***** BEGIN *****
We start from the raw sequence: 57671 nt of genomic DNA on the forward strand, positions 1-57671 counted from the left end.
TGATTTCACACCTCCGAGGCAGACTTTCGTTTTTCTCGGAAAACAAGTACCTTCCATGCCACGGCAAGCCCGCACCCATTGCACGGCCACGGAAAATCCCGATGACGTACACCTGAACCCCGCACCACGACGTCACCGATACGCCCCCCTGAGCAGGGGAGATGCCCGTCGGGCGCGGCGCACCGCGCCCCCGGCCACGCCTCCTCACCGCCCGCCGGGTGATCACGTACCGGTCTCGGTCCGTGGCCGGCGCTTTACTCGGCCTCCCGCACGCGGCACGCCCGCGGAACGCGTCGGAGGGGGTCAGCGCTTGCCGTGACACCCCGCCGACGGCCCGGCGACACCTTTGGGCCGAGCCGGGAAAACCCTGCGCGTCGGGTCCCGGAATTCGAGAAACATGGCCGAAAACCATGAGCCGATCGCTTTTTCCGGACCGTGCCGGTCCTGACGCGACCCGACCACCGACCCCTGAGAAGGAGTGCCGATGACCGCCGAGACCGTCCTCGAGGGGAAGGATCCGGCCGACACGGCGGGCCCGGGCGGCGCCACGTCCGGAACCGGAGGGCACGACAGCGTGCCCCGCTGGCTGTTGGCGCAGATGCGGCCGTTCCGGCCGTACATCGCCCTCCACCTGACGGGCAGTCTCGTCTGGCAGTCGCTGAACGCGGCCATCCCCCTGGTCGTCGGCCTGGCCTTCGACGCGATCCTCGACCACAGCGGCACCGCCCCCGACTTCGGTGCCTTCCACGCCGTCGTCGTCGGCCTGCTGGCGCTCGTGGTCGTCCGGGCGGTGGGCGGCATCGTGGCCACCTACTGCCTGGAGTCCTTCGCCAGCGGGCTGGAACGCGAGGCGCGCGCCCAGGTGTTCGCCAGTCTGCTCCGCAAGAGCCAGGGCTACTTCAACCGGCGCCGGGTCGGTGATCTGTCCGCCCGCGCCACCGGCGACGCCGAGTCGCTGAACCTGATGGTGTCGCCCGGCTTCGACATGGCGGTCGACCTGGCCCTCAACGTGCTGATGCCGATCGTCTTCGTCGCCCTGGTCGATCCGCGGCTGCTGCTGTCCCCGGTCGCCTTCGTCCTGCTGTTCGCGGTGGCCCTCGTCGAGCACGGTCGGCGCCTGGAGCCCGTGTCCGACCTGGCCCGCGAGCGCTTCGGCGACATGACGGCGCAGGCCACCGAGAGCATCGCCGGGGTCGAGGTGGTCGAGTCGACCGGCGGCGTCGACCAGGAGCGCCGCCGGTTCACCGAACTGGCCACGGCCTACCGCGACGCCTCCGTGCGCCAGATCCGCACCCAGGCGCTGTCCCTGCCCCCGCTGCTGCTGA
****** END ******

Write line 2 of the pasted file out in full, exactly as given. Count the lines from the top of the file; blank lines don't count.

TGATTTCACACCTCCGAGGCAGACTTTCGTTTTTCTCGGAAAACAAGTACCTTCCATGCCACGGCAAGCCCGCACCCATTGCACGGCCACGGAAAATCCCGATGACGTACACCTGAACCCCGCACCACGACGTCACCGATACGCCCCCCTGAGCAGGGGAGATGCCCGTCGGGCGCGGCGCACCGCGCCCCCGGCCACGCCTCCTCACCGCCCGCCGGGTGATCACGTACCGGTCTCGGTCCGTGGCCGGCGCTTTACTCGGCCTCCCGCACGCGGCACGCCCGCGGAACGCGTCGGAGGGGGTCAGCGCTTGCCGTGACACCCCGCCGACGGCCCGGCGACACCTTTGGGCCGAGCCGGGAAAACCCTGCGCGTCGGGTCCCGGAATTCGAGAAACATGGCCGAAAACCATGAGCCGATCGCTTTTTCCGGACCGTGCCGGTCCTGACGCGACCCGACCACCGACCCCTGAGAAGGAGTGCCGATGACCGCCGAGACCGTCCTCGAGGGGAAGGATCCGGCCGACACGGCGGGCCCGGGCGGCGCCACGTCCGGAACCGGAGGGCACGACAGCGTGCCCCGCTGGCTGTTGGCGCAGATGCGGCCGTTCCGGCCGTACATCGCCCTCCACCTGACGGGCAGTCTCGTCTGGCAGTCGCTGAACGCGGCCATCCCCCTGGTCGTCGGCCTGGCCTTCGACGCGATCCTCGACCACAGCGGCACCGCCCCCGACTTCGGTGCCTTCCACGCCGTCGTCGTCGGCCTGCTGGCGCTCGTGGTCGTCCGGGCGGTGGGCGGCATCGTGGCCACCTACTGCCTGGAGTCCTTCGCCAGCGGGCTGGAACGCGAGGCGCGCGCCCAGGTGTTCGCCAGTCTGCTCCGCAAGAGCCAGGGCTACTTCAACCGGCGCCGGGTCGGTGATCTGTCCGCCCGCGCCACCGGCGACGCCGAGTCGCTGAACCTGATGGTGTCGCCCGGCTTCGACATGGCGGTCGACCTGGCCCTCAACGTGCTGATGCCGATCGTCTTCGTCGCCCTGGTCGATCCGCGGCTGCTGCTGTCCCCGGTCGCCTTCGTCCTGCTGTTCGCGGTGGCCCTCGTCGAGCACGGTCGGCGCCTGGAGCCCGTGTCCGACCTGGCCCGCGAGCGCTTCGGCGACATGACGGCGCAGGCCACCGAGAGCATCGCCGGGGTCGAGGTGGTCGAGTCGACCGGCGGCGTCGACCAGGAGCGCCGCCGGTTCACCGAACTGGCCACGGCCTACCGCGACGCCTCCGTGCGCCAGATCCGCACCCAGGCGCTGTCCCTGCCCCCGCTGCTGCTGA